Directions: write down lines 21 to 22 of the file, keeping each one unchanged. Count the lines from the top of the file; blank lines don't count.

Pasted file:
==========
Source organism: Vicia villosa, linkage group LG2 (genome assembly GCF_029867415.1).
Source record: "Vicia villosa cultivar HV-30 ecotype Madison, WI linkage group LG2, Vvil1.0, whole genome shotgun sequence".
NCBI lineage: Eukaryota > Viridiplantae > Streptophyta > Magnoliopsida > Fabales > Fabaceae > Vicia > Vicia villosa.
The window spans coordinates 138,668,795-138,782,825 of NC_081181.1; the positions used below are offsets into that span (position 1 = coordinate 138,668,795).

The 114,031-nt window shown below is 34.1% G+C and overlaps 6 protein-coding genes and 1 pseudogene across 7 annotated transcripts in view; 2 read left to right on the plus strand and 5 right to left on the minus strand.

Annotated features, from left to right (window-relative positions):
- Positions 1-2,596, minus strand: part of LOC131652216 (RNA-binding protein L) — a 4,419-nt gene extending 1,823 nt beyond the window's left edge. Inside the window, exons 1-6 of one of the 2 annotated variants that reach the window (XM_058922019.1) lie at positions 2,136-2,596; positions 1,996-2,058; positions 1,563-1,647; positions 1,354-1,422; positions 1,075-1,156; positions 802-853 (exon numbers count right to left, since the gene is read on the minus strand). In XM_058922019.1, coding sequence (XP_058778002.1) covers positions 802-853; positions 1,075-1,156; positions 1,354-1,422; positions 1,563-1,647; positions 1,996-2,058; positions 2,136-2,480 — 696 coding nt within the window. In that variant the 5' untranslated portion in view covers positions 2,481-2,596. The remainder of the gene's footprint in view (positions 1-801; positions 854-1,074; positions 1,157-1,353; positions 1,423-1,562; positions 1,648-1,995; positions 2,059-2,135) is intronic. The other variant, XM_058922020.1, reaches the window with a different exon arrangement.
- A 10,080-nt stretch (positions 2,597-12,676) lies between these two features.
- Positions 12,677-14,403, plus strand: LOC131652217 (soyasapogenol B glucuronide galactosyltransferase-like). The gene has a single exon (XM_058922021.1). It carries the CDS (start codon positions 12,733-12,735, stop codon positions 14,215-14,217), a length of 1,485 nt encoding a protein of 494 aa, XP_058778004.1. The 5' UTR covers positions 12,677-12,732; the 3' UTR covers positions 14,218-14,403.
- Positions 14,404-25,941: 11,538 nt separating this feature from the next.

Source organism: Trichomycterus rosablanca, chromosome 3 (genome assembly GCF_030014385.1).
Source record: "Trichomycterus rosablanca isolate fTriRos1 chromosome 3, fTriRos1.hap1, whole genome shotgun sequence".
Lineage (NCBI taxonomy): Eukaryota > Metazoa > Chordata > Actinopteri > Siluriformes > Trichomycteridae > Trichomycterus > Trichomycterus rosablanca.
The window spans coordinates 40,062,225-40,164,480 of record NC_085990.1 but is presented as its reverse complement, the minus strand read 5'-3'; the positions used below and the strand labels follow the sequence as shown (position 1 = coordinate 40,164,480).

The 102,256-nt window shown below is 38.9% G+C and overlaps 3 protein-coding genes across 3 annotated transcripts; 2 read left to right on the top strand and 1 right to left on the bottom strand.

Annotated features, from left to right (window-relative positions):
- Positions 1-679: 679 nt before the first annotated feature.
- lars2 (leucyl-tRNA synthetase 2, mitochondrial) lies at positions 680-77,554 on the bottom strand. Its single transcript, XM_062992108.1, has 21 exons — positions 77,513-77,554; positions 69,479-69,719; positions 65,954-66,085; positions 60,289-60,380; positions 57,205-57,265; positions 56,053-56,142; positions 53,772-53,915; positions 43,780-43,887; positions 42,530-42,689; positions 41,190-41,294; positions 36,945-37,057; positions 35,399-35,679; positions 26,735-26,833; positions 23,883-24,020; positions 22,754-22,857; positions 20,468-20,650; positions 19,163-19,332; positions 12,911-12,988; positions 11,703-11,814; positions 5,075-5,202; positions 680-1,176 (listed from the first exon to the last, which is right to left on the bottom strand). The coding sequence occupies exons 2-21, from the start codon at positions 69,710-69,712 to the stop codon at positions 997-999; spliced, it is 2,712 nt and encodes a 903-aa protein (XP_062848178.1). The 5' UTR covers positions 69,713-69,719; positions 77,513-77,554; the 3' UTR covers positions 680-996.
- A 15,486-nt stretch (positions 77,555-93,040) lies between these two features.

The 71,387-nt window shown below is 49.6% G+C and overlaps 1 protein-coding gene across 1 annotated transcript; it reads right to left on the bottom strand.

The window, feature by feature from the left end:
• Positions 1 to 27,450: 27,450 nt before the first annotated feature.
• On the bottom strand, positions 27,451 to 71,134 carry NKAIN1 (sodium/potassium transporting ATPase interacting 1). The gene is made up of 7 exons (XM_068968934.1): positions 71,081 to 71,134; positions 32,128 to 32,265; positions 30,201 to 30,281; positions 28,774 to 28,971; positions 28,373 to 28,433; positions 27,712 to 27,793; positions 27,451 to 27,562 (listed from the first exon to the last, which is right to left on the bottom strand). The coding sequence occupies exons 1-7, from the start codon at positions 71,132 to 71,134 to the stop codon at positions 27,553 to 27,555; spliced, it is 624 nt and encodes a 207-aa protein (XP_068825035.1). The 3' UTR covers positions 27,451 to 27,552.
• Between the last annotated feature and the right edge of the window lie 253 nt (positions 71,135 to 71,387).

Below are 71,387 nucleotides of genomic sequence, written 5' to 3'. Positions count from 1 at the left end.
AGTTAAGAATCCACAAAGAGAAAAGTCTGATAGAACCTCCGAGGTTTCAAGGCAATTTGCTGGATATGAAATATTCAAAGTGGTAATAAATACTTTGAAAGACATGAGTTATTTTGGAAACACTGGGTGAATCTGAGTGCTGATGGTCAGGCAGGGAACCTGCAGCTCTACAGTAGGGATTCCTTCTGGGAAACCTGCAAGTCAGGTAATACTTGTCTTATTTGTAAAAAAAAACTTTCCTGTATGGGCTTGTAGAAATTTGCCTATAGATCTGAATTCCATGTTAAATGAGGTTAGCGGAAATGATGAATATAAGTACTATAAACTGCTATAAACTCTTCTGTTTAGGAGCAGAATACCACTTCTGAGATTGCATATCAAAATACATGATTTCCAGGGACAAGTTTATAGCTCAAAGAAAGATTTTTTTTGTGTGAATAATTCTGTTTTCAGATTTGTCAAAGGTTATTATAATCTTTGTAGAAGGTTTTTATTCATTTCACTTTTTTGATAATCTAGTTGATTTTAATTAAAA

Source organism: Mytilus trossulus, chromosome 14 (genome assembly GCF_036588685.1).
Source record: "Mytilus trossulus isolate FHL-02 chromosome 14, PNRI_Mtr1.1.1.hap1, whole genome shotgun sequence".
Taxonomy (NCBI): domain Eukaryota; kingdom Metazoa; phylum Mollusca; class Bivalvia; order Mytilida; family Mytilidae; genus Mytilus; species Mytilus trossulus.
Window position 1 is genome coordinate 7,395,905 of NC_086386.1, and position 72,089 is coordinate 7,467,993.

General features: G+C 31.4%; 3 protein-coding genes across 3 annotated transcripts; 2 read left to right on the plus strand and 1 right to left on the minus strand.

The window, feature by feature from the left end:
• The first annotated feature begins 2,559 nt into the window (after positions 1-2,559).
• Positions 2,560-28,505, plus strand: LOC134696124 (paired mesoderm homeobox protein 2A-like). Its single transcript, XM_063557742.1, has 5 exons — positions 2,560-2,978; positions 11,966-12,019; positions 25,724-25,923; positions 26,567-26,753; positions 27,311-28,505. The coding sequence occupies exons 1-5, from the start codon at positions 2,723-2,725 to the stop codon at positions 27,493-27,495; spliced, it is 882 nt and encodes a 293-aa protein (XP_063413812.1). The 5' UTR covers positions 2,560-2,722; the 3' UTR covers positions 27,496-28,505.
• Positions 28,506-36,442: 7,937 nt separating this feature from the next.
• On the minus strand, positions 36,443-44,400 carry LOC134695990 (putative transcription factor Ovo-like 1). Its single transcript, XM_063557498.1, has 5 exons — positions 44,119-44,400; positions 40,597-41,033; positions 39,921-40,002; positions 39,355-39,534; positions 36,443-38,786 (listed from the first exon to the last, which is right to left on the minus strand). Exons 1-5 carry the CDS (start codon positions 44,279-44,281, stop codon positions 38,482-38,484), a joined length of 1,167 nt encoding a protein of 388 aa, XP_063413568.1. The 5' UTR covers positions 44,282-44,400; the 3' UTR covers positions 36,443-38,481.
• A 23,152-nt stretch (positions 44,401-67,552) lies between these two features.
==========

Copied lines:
The window, feature by feature from the left end:
• Positions 1 to 27,450: 27,450 nt before the first annotated feature.